Stewart, Stewart, Heyer: Touch Not the Cat, Thornyhold and Envious Casca

 Three books by two favourites: Mary Stewart's Touch Not the Cat and Thornyhold and Georgette Heyer's Envious Casca.

For more on Stewart, check out our Author Appreciation and our convenient 'field guide'. For more on Heyer, er, just read a lot of Heyer? (It is well worth it.)


TouchNotTheCatTouch Not the Cat by Mary Stewart (1976)

Touch Not has the hallmarks of one of Stewart’s classic romantic suspense novels: a beautiful woman (Bryony Ashley), both supremely confident and utterly alone in the world; a breath-taking location (the collapsing, but beautiful, ruin of Ashley Court); a discreet problem (the Court, and its expensive upkeep - whatever is one to do with this most ridiculous of #firstworldproblems). There are even several handsome men, depicting a variety of swoony characteristics, for Bryony to inevitably choose from. And, naturally some skullduggery: perhaps Ashley’s father’s accidental death wasn’t quite so accidental after all.

In the normal Stewart formula, this would unfold in the traditional way, with a few twists, an inevitable romantic pairing, and the barest modicum of actual threat. Stewart’s novels often unfold with an aristocratic coziness that precludes actual danger: the characters are so warmly ensconced in an upper crust so thick that murder itself couldn't penetrate it. (It is, I daresay, utterly wonderful to read, and her characters' self-confidence makes them better escapism than a thousand-thousand hobbits.)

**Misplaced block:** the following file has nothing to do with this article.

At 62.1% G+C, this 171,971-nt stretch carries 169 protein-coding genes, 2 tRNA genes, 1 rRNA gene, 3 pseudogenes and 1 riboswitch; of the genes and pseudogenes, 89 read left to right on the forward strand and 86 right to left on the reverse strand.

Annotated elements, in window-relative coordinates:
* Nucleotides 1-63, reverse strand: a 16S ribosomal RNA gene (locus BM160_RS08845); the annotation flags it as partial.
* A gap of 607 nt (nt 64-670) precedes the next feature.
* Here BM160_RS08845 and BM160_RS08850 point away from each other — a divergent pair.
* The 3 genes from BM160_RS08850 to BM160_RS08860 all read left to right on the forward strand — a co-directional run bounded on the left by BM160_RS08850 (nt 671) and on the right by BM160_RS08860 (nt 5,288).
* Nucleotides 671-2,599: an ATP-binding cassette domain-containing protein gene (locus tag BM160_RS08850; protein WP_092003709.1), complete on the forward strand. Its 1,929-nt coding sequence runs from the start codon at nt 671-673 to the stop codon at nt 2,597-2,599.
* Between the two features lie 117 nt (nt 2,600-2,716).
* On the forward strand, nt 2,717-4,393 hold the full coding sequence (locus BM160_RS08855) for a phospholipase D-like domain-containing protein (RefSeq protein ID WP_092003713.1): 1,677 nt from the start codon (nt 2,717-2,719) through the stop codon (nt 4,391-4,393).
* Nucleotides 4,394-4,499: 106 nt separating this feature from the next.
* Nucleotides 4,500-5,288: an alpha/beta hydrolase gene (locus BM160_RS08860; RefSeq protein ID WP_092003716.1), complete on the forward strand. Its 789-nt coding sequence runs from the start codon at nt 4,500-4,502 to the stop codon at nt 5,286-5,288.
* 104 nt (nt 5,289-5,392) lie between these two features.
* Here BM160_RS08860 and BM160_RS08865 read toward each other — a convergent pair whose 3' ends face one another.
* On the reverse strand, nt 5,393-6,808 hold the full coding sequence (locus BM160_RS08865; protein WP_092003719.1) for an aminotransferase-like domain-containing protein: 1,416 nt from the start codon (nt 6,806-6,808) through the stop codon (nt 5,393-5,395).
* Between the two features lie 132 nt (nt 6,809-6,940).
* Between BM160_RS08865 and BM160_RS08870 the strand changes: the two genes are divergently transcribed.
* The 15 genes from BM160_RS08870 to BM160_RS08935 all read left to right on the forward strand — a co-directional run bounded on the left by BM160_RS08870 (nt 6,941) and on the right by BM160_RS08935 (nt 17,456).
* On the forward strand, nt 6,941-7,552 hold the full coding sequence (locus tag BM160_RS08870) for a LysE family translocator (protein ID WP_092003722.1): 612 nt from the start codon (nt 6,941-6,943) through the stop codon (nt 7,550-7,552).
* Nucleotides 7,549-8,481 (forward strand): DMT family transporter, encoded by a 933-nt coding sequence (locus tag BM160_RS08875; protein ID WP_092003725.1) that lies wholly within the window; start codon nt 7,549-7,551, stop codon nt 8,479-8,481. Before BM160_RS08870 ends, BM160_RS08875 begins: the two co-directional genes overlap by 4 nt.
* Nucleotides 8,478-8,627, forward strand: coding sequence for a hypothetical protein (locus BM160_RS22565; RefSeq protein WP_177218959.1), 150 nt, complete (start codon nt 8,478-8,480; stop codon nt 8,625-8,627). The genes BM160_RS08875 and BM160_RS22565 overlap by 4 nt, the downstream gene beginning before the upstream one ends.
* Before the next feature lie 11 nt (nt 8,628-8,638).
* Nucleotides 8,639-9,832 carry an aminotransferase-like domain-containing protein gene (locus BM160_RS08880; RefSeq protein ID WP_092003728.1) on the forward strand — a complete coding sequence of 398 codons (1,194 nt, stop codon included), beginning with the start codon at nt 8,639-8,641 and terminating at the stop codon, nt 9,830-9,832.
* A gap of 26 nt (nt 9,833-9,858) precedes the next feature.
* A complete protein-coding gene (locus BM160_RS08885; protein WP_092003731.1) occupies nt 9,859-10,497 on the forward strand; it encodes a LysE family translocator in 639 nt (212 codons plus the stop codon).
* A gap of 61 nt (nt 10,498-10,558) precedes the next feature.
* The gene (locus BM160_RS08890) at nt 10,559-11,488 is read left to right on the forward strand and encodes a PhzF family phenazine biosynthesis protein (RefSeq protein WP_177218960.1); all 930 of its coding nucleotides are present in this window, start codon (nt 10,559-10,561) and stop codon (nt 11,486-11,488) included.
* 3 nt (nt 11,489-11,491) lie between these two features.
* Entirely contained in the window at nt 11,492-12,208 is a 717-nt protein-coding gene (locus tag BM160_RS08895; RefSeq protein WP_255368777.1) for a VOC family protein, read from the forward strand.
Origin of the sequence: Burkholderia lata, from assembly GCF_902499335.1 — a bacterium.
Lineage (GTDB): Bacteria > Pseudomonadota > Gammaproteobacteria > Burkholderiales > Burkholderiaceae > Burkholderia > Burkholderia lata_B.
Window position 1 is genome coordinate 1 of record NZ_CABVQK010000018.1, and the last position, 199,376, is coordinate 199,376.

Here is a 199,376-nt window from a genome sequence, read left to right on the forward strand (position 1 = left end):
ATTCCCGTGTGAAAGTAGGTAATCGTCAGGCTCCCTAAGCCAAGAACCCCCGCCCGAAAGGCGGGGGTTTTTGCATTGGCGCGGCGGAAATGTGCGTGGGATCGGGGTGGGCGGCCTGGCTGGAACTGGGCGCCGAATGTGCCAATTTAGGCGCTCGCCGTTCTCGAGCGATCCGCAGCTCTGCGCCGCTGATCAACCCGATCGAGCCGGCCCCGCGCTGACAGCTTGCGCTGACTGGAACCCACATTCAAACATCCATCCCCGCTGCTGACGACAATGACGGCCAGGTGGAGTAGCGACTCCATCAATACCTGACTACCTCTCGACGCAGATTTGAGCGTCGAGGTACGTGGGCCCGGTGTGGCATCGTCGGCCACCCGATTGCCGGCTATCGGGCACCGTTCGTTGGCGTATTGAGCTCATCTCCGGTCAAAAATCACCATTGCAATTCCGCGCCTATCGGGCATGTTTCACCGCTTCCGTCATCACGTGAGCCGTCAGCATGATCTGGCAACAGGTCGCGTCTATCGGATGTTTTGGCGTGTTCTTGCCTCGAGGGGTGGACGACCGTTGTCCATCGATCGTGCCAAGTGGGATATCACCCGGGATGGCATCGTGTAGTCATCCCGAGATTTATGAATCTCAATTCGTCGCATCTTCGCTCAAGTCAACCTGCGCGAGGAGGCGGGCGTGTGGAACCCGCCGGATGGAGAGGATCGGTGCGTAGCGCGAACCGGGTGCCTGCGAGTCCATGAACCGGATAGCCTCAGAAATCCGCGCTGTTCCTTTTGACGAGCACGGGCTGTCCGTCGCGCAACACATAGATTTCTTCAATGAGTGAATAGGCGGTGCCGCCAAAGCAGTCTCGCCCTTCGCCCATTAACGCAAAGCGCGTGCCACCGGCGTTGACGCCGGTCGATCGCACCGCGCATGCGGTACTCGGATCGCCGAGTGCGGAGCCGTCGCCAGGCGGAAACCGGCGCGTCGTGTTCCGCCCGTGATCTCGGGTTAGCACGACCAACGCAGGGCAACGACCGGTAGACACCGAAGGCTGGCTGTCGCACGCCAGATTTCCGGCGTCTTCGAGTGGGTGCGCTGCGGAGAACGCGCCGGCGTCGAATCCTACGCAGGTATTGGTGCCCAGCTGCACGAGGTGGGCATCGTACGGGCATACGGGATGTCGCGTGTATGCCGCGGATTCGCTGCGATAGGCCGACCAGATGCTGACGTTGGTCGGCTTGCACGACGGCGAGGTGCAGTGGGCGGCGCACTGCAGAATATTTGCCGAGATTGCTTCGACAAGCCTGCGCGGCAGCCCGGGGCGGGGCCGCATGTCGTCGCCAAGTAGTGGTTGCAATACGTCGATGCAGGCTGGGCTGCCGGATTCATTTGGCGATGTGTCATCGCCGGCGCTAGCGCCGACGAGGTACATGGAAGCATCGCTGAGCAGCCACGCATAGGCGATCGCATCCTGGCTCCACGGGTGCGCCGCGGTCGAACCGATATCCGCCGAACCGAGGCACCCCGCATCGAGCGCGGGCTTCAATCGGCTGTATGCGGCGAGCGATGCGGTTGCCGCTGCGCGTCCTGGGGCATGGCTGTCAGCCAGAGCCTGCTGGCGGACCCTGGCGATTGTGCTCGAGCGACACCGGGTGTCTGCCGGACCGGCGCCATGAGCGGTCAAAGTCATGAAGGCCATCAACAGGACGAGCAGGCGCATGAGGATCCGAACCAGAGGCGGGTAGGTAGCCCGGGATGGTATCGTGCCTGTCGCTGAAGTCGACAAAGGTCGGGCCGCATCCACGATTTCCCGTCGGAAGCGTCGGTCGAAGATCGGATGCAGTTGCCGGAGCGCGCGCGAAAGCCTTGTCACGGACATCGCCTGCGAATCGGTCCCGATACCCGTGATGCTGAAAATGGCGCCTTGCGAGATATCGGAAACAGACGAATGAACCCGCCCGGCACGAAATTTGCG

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Review Round-up: Squadron Supreme, The Bug Wars, Crownbird and Beasts of the Burnished Chain

Four reviews with nothing in common, really. Squadron Supreme, Robert Asprin's The Bug Wars, Kit Thackeray's Crownbird, and Alex Marshall's new novella, Beasts of the Burnished Chain. Featuring: Military science fiction, four-colour superheroes, colonialist espionage action, and some grimdark skullduggery!


Squadron_supreme_titleSquadron Supreme by Mark Gruenwald and Tom DeFalco (1986)